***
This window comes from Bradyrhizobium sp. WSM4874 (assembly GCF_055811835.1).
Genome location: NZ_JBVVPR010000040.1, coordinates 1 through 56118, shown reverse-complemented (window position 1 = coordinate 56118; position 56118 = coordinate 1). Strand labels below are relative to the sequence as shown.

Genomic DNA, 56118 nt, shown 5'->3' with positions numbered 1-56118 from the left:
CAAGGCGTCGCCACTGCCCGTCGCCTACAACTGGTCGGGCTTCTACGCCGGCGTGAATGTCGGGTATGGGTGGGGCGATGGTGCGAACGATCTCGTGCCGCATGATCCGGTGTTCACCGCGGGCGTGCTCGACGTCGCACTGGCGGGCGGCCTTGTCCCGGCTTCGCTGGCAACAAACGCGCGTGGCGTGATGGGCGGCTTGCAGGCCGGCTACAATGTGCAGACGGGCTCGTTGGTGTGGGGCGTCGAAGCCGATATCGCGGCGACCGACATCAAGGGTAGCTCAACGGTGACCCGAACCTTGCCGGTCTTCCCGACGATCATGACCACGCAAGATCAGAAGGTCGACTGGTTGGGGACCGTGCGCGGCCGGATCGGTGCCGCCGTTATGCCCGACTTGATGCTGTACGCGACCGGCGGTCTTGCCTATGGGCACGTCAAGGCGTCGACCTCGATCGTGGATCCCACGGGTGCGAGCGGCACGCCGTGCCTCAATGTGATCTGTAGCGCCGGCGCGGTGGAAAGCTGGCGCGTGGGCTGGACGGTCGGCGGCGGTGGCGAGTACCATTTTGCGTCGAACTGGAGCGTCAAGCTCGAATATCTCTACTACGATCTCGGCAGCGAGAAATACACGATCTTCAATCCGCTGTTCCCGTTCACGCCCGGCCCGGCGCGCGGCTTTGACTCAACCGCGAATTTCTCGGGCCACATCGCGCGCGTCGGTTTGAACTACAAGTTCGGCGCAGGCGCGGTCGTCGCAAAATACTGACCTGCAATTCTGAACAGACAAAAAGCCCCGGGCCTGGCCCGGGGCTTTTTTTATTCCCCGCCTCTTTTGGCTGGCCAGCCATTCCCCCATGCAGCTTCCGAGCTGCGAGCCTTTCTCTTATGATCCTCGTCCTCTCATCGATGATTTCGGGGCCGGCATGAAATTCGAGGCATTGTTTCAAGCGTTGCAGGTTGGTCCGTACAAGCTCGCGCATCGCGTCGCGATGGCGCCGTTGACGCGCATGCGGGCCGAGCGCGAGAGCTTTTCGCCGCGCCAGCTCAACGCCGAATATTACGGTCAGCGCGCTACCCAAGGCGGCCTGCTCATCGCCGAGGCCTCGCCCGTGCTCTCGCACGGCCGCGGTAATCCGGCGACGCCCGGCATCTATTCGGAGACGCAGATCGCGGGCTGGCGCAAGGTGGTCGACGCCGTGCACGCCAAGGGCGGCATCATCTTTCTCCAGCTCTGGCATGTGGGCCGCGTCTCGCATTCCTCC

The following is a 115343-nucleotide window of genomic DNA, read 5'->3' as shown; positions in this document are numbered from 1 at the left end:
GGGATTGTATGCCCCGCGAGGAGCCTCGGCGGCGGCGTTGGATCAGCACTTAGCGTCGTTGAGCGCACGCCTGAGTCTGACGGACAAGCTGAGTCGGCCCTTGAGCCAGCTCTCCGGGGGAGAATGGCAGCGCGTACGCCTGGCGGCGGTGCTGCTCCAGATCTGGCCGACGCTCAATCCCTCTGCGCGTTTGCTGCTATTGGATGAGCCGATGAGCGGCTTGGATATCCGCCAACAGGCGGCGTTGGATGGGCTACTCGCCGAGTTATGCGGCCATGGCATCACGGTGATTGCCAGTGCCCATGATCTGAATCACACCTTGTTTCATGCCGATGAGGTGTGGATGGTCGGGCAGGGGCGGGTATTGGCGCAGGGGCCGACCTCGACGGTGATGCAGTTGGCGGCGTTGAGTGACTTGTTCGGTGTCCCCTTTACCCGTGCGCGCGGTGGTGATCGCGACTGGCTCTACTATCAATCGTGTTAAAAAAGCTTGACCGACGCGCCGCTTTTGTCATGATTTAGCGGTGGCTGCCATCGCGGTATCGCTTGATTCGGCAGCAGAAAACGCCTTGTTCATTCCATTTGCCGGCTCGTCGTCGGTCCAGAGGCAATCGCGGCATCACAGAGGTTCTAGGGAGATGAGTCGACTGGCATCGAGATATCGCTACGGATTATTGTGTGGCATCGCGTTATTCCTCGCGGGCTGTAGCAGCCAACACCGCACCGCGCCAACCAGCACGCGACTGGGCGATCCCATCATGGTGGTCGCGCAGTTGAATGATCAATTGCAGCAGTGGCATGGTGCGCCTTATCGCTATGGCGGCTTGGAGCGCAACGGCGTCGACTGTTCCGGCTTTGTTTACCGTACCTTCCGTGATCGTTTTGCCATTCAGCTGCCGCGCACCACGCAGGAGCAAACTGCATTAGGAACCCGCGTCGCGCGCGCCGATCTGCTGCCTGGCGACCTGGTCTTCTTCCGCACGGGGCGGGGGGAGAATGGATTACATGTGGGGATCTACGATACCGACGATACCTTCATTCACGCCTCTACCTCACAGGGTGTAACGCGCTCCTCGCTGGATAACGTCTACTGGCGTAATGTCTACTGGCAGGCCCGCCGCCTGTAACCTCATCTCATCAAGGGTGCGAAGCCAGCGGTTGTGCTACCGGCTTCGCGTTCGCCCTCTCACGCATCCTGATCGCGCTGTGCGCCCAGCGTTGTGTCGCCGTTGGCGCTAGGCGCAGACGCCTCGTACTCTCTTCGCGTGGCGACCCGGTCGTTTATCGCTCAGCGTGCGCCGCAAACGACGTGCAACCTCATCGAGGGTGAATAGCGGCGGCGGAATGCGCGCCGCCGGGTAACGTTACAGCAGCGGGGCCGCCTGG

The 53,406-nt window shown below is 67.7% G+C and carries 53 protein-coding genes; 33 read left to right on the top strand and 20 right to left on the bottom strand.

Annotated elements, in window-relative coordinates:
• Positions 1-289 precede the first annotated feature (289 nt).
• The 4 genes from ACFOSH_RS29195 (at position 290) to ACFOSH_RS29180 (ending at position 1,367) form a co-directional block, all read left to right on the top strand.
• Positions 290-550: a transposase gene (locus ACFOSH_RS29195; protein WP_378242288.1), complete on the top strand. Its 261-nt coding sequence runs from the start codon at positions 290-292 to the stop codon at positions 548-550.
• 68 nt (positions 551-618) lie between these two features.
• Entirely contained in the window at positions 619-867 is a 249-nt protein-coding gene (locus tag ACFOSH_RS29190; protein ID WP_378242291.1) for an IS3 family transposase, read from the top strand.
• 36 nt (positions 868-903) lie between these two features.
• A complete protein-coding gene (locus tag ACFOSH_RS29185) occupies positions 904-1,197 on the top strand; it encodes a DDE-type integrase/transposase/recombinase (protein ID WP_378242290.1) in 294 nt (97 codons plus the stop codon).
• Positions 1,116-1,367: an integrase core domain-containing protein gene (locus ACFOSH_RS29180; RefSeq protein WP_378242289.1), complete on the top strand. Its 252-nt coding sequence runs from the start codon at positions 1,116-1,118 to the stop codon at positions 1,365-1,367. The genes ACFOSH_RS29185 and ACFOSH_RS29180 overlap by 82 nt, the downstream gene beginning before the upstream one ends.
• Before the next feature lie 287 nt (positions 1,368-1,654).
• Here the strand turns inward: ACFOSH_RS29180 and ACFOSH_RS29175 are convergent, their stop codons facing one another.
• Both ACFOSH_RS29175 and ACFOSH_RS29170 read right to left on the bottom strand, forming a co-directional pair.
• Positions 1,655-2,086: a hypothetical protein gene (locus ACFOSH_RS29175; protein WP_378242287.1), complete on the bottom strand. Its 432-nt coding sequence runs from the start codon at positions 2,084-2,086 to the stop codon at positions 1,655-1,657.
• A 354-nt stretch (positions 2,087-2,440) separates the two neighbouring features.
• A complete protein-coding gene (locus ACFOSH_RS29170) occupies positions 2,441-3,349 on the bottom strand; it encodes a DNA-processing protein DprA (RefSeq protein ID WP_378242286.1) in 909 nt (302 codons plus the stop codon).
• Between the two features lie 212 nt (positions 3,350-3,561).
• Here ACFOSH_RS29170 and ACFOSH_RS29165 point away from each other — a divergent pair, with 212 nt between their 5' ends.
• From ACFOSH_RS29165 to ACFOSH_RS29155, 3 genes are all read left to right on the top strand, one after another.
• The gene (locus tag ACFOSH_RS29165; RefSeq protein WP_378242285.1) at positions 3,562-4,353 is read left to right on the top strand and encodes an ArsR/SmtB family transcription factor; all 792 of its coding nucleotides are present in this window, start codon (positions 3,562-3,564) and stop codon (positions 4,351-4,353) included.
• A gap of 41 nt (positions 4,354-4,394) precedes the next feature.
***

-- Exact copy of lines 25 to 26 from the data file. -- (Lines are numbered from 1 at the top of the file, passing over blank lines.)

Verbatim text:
• From ACFOSH_RS29165 to ACFOSH_RS29155, 3 genes are all read left to right on the top strand, one after another.
• The gene (locus tag ACFOSH_RS29165; RefSeq protein WP_378242285.1) at positions 3,562-4,353 is read left to right on the top strand and encodes an ArsR/SmtB family transcription factor; all 792 of its coding nucleotides are present in this window, start codon (positions 3,562-3,564) and stop codon (positions 4,351-4,353) included.